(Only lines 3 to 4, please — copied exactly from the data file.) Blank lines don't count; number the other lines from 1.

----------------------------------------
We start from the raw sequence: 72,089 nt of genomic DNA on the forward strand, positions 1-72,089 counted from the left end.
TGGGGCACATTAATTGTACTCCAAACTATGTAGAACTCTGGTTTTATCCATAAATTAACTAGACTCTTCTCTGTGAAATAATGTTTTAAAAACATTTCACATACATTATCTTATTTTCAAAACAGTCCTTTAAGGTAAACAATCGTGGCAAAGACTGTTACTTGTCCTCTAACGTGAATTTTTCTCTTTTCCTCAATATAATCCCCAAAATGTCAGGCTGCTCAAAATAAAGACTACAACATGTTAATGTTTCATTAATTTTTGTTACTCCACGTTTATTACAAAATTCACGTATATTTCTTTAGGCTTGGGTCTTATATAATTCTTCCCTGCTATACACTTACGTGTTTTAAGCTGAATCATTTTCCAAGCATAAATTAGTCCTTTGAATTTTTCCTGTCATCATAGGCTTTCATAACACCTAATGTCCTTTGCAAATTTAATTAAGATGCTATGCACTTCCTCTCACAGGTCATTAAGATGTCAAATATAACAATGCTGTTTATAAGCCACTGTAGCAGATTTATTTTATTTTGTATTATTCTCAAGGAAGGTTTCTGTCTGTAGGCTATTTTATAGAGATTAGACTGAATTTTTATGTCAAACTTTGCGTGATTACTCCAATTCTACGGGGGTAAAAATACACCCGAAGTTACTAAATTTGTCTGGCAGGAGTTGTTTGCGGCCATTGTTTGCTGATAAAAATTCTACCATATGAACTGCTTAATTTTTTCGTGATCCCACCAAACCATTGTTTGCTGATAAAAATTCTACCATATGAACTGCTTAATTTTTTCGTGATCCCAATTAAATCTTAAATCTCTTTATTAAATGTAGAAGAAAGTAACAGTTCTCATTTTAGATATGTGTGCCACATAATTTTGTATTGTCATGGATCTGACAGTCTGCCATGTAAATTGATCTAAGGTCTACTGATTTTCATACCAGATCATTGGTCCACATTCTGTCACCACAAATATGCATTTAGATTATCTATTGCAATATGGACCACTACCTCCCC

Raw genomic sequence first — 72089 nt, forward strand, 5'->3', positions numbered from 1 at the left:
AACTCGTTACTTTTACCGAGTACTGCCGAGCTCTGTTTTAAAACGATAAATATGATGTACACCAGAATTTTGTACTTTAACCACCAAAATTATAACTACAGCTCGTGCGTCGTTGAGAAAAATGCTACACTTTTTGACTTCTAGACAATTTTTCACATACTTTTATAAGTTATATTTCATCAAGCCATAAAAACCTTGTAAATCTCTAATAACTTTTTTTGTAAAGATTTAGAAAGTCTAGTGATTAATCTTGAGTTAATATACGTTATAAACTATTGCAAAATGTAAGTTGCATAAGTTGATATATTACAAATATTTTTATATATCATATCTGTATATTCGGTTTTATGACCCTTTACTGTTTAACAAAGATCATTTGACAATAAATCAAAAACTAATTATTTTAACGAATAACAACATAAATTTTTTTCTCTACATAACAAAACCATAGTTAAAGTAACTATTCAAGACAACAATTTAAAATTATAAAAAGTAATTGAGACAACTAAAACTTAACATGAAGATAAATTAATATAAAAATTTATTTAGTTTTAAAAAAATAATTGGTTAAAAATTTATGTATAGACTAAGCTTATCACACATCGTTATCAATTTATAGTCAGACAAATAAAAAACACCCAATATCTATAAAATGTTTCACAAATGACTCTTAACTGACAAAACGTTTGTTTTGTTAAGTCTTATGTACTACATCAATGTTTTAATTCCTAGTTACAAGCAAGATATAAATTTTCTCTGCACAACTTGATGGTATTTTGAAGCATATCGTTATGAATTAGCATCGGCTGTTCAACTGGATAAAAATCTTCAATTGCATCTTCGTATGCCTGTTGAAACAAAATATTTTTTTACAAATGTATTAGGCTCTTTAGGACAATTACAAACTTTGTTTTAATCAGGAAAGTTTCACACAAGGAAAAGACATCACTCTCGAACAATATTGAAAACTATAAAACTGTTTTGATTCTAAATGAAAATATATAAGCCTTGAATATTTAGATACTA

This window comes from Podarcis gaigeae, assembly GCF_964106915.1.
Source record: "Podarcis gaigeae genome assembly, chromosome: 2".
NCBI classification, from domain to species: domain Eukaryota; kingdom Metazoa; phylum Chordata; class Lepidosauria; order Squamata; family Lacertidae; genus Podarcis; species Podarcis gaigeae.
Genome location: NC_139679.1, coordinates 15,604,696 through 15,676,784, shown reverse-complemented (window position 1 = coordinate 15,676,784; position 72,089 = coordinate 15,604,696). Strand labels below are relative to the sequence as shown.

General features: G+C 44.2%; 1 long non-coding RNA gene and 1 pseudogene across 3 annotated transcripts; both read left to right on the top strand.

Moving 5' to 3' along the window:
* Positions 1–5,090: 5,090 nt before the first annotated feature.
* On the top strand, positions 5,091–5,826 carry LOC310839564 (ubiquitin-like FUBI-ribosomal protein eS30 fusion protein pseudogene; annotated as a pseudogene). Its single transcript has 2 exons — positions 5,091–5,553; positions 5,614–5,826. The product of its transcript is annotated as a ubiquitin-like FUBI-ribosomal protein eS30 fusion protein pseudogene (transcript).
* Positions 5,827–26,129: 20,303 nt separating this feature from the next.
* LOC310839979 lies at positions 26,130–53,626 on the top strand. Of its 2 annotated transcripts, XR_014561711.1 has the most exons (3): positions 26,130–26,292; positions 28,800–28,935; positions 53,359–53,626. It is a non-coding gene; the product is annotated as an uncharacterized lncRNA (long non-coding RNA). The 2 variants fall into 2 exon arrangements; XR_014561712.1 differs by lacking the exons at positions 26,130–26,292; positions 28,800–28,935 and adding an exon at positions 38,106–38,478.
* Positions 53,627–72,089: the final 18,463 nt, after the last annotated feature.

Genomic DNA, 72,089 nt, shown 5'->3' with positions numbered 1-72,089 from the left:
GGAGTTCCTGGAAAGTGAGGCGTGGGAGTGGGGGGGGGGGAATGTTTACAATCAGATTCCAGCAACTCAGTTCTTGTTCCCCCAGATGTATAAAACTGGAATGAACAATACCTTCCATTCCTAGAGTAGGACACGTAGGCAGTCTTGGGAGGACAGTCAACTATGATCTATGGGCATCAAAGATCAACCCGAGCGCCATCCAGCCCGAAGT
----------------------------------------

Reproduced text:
Raw genomic sequence first — 72089 nt, forward strand, 5'->3', positions numbered from 1 at the left:
AACTCGTTACTTTTACCGAGTACTGCCGAGCTCTGTTTTAAAACGATAAATATGATGTACACCAGAATTTTGTACTTTAACCACCAAAATTATAACTACAGCTCGTGCGTCGTTGAGAAAAATGCTACACTTTTTGACTTCTAGACAATTTTTCACATACTTTTATAAGTTATATTTCATCAAGCCATAAAAACCTTGTAAATCTCTAATAACTTTTTTTGTAAAGATTTAGAAAGTCTAGTGATTAATCTTGAGTTAATATACGTTATAAACTATTGCAAAATGTAAGTTGCATAAGTTGATATATTACAAATATTTTTATATATCATATCTGTATATTCGGTTTTATGACCCTTTACTGTTTAACAAAGATCATTTGACAATAAATCAAAAACTAATTATTTTAACGAATAACAACATAAATTTTTTTCTCTACATAACAAAACCATAGTTAAAGTAACTATTCAAGACAACAATTTAAAATTATAAAAAGTAATTGAGACAACTAAAACTTAACATGAAGATAAATTAATATAAAAATTTATTTAGTTTTAAAAAAATAATTGGTTAAAAATTTATGTATAGACTAAGCTTATCACACATCGTTATCAATTTATAGTCAGACAAATAAAAAACACCCAATATCTATAAAATGTTTCACAAATGACTCTTAACTGACAAAACGTTTGTTTTGTTAAGTCTTATGTACTACATCAATGTTTTAATTCCTAGTTACAAGCAAGATATAAATTTTCTCTGCACAACTTGATGGTATTTTGAAGCATATCGTTATGAATTAGCATCGGCTGTTCAACTGGATAAAAATCTTCAATTGCATCTTCGTATGCCTGTTGAAACAAAATATTTTTTTACAAATGTATTAGGCTCTTTAGGACAATTACAAACTTTGTTTTAATCAGGAAAGTTTCACACAAGGAAAAGACATCACTCTCGAACAATATTGAAAACTATAAAACTGTTTTGATTCTAAATGAAAATATATAAGCCTTGAATATTTAGATACTA